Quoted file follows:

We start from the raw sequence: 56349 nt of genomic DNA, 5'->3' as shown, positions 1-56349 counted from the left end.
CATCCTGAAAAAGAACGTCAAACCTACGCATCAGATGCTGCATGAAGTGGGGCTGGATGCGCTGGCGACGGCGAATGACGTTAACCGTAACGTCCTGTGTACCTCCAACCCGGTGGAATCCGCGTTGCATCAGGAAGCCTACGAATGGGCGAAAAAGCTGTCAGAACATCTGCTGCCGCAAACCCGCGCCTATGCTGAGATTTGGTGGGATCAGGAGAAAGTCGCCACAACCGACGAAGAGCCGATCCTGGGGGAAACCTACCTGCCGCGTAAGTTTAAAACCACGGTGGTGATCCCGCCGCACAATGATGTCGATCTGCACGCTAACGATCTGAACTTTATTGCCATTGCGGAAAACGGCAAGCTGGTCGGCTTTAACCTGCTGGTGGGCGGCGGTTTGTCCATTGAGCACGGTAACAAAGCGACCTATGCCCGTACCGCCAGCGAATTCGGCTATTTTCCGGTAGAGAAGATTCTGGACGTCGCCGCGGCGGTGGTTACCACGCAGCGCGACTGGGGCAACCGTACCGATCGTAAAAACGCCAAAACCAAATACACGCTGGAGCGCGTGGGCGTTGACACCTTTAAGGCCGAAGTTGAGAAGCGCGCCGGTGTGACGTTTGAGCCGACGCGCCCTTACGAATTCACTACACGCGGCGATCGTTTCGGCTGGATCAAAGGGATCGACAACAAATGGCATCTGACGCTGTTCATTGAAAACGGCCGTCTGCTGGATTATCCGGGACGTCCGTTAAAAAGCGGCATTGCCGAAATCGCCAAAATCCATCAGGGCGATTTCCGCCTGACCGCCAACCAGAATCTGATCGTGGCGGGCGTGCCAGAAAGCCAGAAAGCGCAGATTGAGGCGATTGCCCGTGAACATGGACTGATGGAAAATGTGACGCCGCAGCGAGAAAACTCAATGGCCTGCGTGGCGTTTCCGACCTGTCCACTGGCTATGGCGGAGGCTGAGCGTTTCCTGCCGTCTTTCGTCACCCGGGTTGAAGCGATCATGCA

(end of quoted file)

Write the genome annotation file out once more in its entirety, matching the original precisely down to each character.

We start from the raw sequence: 56349 nt of genomic DNA, 5'->3' as shown, positions 1-56349 counted from the left end.
CATCCTGAAAAAGAACGTCAAACCTACGCATCAGATGCTGCATGAAGTGGGGCTGGATGCGCTGGCGACGGCGAATGACGTTAACCGTAACGTCCTGTGTACCTCCAACCCGGTGGAATCCGCGTTGCATCAGGAAGCCTACGAATGGGCGAAAAAGCTGTCAGAACATCTGCTGCCGCAAACCCGCGCCTATGCTGAGATTTGGTGGGATCAGGAGAAAGTCGCCACAACCGACGAAGAGCCGATCCTGGGGGAAACCTACCTGCCGCGTAAGTTTAAAACCACGGTGGTGATCCCGCCGCACAATGATGTCGATCTGCACGCTAACGATCTGAACTTTATTGCCATTGCGGAAAACGGCAAGCTGGTCGGCTTTAACCTGCTGGTGGGCGGCGGTTTGTCCATTGAGCACGGTAACAAAGCGACCTATGCCCGTACCGCCAGCGAATTCGGCTATTTTCCGGTAGAGAAGATTCTGGACGTCGCCGCGGCGGTGGTTACCACGCAGCGCGACTGGGGCAACCGTACCGATCGTAAAAACGCCAAAACCAAATACACGCTGGAGCGCGTGGGCGTTGACACCTTTAAGGCCGAAGTTGAGAAGCGCGCCGGTGTGACGTTTGAGCCGACGCGCCCTTACGAATTCACTACACGCGGCGATCGTTTCGGCTGGATCAAAGGGATCGACAACAAATGGCATCTGACGCTGTTCATTGAAAACGGCCGTCTGCTGGATTATCCGGGACGTCCGTTAAAAAGCGGCATTGCCGAAATCGCCAAAATCCATCAGGGCGATTTCCGCCTGACCGCCAACCAGAATCTGATCGTGGCGGGCGTGCCAGAAAGCCAGAAAGCGCAGATTGAGGCGATTGCCCGTGAACATGGACTGATGGAAAATGTGACGCCGCAGCGAGAAAACTCAATGGCCTGCGTGGCGTTTCCGACCTGTCCACTGGCTATGGCGGAGGCTGAGCGTTTCCTGCCGTCTTTCGTCACCCGGGTTGAAGCGATCATGCA